Q: What are your views regarding the use of probiotics and digestive enzymes? Do you find that the majority of your patients benefit from these types of therapies?
Dr. Kim D. Kelly: The Lancet (a peer reviewed medical journal) has published numerous studies on use of probiotics and gut health/immune health. Matter of fact, in one of their studies, long-term use of probiotics helped with cold/flu prevention as more than 70% of the immune system is in the gut. I recommend everyone takes probiotics daily. Digestive enzymes are also helpful as many people with gas/bloating are often helped with digestive enzymes. Many people are often low in Hydrochloric Acid (HCl) needed for digestion and absorption of the B-vitamins and minerals.
Q: Today’s society sees a lot of people suffering from conditions that lead to chronic pain. From a naturopathic perspective, what are your views on pain management?
Dr. Kim D. Kelly: This is where I find Biopuncture and Prolozone helpful in treatment of acute and chronic pain. However, there are times not even these treatments help so that is when I refer out to one of the specialists who can help with their pain. I’ve also found certain supplements, e.g. digestive enzymes, fish oils help with pain and inflammation.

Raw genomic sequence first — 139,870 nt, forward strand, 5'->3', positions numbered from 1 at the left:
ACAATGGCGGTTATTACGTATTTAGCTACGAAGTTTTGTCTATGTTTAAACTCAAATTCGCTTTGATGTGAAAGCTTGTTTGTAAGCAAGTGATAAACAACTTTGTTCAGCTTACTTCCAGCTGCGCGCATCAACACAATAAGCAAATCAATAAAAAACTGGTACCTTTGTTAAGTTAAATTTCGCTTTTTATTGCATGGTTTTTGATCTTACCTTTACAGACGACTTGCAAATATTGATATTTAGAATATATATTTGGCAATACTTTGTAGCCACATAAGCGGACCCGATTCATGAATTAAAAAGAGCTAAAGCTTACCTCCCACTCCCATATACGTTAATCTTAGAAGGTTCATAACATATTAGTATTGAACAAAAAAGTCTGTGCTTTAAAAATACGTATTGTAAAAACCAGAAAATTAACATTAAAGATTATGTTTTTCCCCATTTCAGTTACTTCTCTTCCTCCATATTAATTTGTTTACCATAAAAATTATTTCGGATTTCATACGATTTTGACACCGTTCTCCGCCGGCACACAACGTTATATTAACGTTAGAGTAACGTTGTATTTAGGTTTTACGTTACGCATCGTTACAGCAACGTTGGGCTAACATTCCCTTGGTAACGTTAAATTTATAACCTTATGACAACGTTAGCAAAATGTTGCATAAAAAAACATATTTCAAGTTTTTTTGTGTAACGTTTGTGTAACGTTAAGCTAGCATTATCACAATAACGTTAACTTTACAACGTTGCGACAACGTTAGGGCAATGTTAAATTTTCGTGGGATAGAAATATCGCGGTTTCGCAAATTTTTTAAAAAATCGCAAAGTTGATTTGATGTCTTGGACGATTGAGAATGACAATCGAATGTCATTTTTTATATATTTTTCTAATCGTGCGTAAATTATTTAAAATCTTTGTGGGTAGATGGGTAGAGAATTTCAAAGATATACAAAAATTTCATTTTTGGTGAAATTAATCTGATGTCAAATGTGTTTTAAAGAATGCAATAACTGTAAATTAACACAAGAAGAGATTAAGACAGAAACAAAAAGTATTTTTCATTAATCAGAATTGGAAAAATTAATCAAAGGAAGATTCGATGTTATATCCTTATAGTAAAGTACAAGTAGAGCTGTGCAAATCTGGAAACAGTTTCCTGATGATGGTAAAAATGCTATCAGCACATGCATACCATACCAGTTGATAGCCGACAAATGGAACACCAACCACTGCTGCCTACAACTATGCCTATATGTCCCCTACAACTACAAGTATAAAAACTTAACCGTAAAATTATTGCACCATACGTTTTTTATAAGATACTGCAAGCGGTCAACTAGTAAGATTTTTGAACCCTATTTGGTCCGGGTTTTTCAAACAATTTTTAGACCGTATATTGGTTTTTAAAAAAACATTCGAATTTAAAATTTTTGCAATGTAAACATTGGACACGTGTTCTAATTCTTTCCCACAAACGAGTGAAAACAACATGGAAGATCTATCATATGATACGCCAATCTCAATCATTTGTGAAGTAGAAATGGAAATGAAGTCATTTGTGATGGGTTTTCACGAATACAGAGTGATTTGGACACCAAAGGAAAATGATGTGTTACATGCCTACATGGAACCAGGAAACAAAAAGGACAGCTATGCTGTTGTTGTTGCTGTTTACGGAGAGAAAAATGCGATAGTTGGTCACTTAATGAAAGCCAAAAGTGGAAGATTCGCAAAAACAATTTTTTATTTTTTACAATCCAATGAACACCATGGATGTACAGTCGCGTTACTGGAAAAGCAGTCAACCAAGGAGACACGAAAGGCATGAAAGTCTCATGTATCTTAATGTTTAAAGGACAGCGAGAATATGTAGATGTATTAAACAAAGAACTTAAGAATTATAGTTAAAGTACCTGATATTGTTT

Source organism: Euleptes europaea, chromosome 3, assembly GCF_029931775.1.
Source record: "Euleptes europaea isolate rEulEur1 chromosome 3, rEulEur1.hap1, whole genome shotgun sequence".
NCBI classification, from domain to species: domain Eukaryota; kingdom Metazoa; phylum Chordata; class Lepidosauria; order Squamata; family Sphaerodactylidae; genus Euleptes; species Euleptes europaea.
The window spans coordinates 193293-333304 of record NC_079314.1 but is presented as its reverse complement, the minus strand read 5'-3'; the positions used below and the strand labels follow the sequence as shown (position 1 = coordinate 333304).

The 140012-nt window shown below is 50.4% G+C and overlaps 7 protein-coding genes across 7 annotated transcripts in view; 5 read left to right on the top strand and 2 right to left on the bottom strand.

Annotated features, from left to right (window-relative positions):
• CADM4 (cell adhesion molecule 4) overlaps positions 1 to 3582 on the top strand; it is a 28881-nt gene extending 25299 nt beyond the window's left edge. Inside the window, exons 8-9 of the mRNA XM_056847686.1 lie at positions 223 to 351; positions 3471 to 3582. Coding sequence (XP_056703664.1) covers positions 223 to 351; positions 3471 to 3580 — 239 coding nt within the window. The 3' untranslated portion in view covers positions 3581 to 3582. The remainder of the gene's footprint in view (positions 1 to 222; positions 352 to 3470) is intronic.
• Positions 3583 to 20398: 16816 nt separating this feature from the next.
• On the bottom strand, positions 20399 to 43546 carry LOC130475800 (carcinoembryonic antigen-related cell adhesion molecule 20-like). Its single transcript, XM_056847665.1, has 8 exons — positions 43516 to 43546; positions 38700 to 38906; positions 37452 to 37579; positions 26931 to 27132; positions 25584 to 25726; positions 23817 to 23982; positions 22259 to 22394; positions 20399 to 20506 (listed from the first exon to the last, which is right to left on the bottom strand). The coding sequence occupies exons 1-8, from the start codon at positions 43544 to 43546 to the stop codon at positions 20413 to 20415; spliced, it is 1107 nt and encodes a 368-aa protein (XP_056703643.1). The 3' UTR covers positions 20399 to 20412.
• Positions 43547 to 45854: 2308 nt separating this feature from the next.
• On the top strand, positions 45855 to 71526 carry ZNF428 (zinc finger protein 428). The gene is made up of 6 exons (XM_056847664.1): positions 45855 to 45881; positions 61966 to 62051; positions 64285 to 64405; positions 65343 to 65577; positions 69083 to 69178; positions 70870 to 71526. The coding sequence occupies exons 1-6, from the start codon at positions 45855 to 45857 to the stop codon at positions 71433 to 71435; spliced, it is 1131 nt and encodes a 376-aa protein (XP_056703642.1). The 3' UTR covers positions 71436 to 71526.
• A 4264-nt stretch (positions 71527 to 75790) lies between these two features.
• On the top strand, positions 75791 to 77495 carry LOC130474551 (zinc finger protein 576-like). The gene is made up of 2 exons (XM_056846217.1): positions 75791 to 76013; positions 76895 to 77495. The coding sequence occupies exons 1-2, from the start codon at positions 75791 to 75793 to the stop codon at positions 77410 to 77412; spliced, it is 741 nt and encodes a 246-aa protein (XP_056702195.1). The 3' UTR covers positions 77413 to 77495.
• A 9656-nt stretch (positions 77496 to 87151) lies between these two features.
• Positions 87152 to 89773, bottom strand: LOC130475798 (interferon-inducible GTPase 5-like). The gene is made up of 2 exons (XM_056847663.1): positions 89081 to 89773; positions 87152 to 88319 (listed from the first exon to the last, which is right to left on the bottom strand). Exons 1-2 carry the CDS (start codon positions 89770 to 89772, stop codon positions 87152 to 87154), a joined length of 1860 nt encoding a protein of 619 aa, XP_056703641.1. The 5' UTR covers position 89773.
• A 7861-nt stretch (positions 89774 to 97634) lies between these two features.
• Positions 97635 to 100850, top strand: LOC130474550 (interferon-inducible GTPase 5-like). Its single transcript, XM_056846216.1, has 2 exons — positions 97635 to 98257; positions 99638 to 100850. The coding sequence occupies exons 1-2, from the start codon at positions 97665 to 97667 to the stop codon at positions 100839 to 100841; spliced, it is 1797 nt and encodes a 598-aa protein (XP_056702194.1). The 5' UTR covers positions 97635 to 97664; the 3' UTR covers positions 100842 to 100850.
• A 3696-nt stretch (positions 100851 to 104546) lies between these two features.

Q: Diabetes and high blood pressure are two very common conditions impacting society today. What is the thought process behind treating these conditions via naturopathic methods?
Dr. Kim D. Kelly: Naturopathic treatments are definitely my first choice in treating diabetes and high blood pressure. It starts with right diet and lifestyle followed by use of supplements and herbs to manage the diabetes and/or high blood pressure. For those where the levels are extremely elevated, I do work with medical doctors in their case management.
Q: If there was one piece of advice regarding naturopathic health care you could give anyone who would listen, what would it be?
Dr. Kim D. Kelly: It’s never too early to start, it’s never too late to start. Today is the first day of your life in what you decide to do with your health. We are what we eat, we are what we think!
Q: What is best way to contact you to book an appointment, visit your clinic, or ask for a phone consultation?
Dr. Kim D. Kelly: The best way to contact me is through my website under “CONTACT” and fill out the information on that page. On that page they can ask for a phone call and also describe their health issues.